Missouri could benefit from death-penalty moratorium

Thursday, May 14, 2009

By David Hulshof, Scott Moon and Bob Towner

Last week, Michael Jensen wrote a column titled "Economy is no excuse to end death penalty." We heartily agree. On the other hand, we would like to propose substantial reasons to argue for a moratorium on the death penalty in Missouri. A moratorium would mean that our state would take three years to study the application of the death penalty and justice issues before proceeding with any further executions. We note the following:

A study by Columbia University stated that more than 80 percent of those with death penalty sentences in Missouri were too poor to afford their own attorney. Unequal application of the death penalty occurs in Missouri and other states based on legal defense, ethnicity, plea bargaining, inadequate investigation, faulty testimony and evidence and a host of other issues.

A study by Missouri State University indicated that 60 percent of Missourians polled said that they would support a three-year delay (moratorium) of scheduled executions to investigate sentencing practices and the effects of the death penalty. Again, when given alternatives to the death penalty such as life without parole or life with 25 years before the possibility of parole, the majority of Missourians polled preferred those alternatives to the death penalty.

Since the reinstatement of the death penalty in 1973, more than 125 people on death row, including three Missouri men, have been found innocent. These people were fortunate that their cases were re-examined. This certainly begs the question whether others who were innocent were not so fortunate. Certainly, no one would want to see an innocent person be put to death.

In particular, a moratorium would affect the impending execution of Dennis Skillicorn, which is currently set for May 20. Jensen makes the statement that "it is time that he [Skillicorn] pays the ultimate price for his crime." This understanding of justice is normally referred to as retributive.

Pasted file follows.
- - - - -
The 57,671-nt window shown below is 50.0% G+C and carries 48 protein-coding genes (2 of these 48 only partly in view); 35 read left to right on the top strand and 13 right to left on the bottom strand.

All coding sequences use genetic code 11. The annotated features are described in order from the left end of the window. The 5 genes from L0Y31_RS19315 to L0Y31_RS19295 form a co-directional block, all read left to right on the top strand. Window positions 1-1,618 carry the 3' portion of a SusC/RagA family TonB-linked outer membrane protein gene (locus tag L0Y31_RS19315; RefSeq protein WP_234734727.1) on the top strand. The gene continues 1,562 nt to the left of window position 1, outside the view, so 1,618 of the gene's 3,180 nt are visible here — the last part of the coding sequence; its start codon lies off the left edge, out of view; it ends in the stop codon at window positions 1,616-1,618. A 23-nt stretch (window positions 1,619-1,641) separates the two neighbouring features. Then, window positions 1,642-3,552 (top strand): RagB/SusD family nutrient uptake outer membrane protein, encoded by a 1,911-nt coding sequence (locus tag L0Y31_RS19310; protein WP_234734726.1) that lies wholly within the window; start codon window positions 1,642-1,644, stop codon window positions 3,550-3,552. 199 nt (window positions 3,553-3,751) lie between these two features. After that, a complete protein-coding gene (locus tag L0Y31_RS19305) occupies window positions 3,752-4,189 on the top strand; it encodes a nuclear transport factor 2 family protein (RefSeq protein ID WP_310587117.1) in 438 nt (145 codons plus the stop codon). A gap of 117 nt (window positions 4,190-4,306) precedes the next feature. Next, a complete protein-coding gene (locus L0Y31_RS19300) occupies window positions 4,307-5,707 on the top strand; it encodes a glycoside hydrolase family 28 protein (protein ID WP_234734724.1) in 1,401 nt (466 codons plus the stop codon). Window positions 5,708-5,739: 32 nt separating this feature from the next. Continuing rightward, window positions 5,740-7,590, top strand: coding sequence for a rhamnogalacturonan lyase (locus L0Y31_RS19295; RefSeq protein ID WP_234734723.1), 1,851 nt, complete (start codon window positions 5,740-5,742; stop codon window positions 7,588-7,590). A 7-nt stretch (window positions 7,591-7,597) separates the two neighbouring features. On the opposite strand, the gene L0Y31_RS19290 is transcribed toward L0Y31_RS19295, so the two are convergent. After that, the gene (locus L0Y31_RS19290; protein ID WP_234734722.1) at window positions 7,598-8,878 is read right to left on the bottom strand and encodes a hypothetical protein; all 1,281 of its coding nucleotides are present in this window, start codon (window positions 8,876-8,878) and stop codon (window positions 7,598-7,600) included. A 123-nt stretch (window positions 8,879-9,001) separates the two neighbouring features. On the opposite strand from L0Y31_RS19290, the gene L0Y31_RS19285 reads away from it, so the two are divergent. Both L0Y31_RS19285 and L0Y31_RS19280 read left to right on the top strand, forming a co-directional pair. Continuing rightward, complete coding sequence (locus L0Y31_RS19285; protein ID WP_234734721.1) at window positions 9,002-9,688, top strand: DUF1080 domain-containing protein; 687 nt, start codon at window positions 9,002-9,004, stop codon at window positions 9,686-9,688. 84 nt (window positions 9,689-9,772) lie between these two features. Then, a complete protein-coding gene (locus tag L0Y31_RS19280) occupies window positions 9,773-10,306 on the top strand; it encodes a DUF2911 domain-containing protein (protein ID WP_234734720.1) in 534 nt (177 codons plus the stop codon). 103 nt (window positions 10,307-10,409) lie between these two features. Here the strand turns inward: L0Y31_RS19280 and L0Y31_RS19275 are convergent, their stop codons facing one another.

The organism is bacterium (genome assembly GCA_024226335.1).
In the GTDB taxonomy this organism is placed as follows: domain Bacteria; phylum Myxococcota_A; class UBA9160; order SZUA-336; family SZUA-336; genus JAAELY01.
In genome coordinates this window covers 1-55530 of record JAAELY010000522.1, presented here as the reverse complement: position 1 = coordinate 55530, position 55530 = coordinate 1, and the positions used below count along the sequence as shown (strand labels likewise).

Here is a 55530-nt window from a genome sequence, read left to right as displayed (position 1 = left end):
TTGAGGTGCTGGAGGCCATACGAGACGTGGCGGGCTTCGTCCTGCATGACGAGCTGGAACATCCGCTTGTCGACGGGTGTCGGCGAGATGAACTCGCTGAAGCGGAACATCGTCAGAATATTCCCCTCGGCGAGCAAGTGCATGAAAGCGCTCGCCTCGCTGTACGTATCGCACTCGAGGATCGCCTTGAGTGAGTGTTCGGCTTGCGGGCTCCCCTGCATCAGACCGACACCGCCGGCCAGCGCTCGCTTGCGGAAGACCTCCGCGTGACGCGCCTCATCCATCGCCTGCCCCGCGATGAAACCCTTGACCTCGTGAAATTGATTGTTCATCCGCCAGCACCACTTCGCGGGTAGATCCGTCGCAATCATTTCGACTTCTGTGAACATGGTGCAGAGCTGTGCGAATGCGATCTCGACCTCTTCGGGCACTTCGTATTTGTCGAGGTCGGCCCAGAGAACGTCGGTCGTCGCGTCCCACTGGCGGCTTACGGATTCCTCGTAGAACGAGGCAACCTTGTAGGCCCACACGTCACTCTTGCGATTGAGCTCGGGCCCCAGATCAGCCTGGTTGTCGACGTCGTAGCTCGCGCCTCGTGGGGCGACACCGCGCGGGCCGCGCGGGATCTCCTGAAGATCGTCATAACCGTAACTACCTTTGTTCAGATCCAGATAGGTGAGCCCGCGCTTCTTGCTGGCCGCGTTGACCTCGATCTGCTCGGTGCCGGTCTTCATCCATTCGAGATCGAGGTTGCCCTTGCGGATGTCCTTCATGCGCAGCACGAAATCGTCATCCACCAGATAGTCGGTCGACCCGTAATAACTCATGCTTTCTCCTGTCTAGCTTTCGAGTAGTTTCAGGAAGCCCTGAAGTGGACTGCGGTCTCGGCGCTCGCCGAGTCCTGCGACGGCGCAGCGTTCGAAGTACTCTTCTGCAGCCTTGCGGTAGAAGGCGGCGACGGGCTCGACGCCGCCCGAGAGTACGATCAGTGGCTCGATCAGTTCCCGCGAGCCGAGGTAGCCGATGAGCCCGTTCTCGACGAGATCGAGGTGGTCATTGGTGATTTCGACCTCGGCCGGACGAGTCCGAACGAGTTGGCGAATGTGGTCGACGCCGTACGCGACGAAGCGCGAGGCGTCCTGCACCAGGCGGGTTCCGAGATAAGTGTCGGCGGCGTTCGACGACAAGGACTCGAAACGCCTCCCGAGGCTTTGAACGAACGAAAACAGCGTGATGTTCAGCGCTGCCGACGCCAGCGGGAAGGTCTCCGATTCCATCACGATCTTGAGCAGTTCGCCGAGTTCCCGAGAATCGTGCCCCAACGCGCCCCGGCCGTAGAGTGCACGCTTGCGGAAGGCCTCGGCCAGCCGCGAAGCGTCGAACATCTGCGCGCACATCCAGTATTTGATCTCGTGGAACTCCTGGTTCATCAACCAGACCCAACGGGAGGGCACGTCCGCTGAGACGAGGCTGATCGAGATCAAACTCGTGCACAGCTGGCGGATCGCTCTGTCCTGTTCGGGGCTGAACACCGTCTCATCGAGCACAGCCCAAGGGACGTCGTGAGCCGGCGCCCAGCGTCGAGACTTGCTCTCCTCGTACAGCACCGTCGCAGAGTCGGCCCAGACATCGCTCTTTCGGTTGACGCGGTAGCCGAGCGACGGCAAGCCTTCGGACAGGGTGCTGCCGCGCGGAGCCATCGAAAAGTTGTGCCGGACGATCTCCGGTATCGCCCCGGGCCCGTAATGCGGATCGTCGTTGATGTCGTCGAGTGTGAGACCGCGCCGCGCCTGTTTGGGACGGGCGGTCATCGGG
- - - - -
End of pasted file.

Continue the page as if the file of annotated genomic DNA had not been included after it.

Skillicorn's crime is that he was an accomplice to the murder of Richard Drummond. Skillicorn is remorseful and has acknowledged his part in the crime. He has spent the past decade trying to make amends for his actions. Skillicorn has worked with hospice ministry for dying prisoners, compiled and edited a book aimed at helping troubled youths make good choices and organized campaigns to raise money for scholarships for family members of murder victims. His legal representation and family are pleading for a life sentence.

We advocate a moratorium not only on the grounds of compassion and moral values as referenced by Jensen, but also upon the benefit to society as demonstrated by the actions of Dennis Skillicorn while in prison. We advocate restorative justice: the principle that you cannot change the fact that a heinous crime has been committed but need to acknowledge when a person has gone forward to make a positive contribution to society.

As ministers, we have offered support to those who have lost loved ones to heinous crimes. Sometimes those loved ones have been our friends. We have prayed for the victims and also the perpetrators. The death penalty will not bring our loved ones back nor end the pain of our loss. Like a majority of our fellow citizens, we believe Missouri should do a thorough examination of how we use capital punishment. This, too, is justice. We advocate a moratorium on the death penalty.

The Rev. David Hulshof is pastor of St. Vincent de Paul Catholic Church. The Rev. Scott Moon is pastor of Grace United Methodist Church. The Rev. Bob Towner is pastor of Christ Episcopal Church.

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